Unless you are an ambitious listener, Can’s music can be a tough sell, but there’s no doubting their musical progression.
1971’s “Tago Mago” is an incredibly difficult pill to swallow, virtually challenging the listener at every turn, lilting you into submission one minute and then suddenly throwing you into a sea of chaos. Popular music never saw anything quite like it, and I’ll admit that most casual listeners are likely to never listen anyway. By 1973, though, the band found a way to remain just as challenging while removing the rough edges.
“Future Days” unfolds with a series of ambient grooves that make you wish they were endless. Rather than disappearing into the wallpaper, though, as most ambient music tends to do, “Future Days” defines the wallpaper. Much like a river, it is full of swirling motion that cannot always be seen from the surface. The grooves rumble, lift, then fade away again, only to resurface again in a completely different pattern of flow. Holger Czukay’s bass playing manages to control all of this motion with subtle, deft control and he locks perfectly with the brilliant percussive inventiveness of Jaki Leibezeit. They are like a rubber rhythm section, swirling brush strokes of sound that can be challenging and yet peaceful.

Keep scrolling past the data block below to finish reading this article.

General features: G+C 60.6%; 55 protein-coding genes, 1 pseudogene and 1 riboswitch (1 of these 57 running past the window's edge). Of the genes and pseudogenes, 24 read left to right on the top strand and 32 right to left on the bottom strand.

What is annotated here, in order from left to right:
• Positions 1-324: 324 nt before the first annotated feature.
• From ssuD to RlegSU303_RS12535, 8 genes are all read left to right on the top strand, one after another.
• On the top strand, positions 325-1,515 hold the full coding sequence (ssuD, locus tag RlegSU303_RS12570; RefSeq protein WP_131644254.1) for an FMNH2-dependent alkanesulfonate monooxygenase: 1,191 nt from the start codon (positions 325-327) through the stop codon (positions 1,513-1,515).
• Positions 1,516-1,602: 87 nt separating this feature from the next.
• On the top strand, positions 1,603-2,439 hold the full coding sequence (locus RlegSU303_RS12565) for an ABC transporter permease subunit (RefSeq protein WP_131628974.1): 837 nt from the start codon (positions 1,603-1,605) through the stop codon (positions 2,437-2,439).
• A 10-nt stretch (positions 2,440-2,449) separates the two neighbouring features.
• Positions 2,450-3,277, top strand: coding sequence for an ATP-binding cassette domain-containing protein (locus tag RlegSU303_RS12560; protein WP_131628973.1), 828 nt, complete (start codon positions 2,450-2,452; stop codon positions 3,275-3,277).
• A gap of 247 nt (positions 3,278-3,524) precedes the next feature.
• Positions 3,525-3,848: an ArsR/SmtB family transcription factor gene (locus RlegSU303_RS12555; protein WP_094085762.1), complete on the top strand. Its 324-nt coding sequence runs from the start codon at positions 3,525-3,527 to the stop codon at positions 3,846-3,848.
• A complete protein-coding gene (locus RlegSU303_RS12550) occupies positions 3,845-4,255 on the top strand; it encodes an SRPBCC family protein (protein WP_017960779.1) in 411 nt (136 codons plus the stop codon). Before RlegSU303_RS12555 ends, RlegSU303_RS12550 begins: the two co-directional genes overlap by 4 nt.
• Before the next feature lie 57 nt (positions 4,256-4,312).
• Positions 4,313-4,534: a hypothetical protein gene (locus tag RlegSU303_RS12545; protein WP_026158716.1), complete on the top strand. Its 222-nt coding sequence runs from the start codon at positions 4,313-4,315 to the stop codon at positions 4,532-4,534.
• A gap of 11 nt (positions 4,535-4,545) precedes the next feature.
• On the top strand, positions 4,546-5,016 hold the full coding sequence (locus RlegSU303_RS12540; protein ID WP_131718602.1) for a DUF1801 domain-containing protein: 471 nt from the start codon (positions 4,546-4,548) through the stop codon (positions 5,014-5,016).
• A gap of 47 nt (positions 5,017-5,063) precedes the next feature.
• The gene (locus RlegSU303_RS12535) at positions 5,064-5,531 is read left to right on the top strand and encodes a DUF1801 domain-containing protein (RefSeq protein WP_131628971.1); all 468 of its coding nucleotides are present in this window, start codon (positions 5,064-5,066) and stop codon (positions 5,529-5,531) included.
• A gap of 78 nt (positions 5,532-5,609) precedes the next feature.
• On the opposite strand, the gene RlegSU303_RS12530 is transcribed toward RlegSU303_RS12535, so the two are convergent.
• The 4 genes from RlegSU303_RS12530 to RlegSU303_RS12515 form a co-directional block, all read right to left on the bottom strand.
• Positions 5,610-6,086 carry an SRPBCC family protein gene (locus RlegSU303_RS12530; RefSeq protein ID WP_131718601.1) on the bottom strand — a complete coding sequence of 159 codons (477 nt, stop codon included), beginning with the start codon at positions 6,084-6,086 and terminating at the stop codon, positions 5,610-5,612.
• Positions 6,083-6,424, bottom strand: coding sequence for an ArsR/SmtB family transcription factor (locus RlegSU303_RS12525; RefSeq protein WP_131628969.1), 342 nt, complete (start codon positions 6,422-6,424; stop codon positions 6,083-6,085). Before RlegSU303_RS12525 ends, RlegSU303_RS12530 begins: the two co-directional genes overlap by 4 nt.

On previous albums, vocalist Damo Suzuki was never mixed above the music, but always folded into the band’s sound, as if his vocals were actually meant to be structural rather than a focal point. Considering that he was ‘linguistically challenged’ and thoroughly untrained, I always figured that to be a good thing. On “Future Days”, his role is lessened even more, although his vocal bits are more melodic than ever, and quite pleasant. This would be his last album with the band, and I genuinely miss his presence on subsequent albums.
Since these ‘music pieces’ (‘songs’ seems an inappropriate description for all but the pleasant pop of “Moonshake”) resemble loose-limbed, semi-structured compositions, it shouldn’t be too surprising to discover that the longer numbers end up being the most fulfilling. Three of the four tracks on “Future Days” exceed eight minutes, and they all make excellent use of their extended structure. “Bel Air” checks in at twenty minutes and despite the sprawl, it never gets boring. Actually, it becomes so hypnotic that I found myself wishing that it simply would not end. Can were by no means an ordinary band, and “Future Days” is the kind of album that proves that artistic vision can be relentlessly challenging, and simultaneously beautiful, without compromise.
August 1973 – Billboard Did Not Chart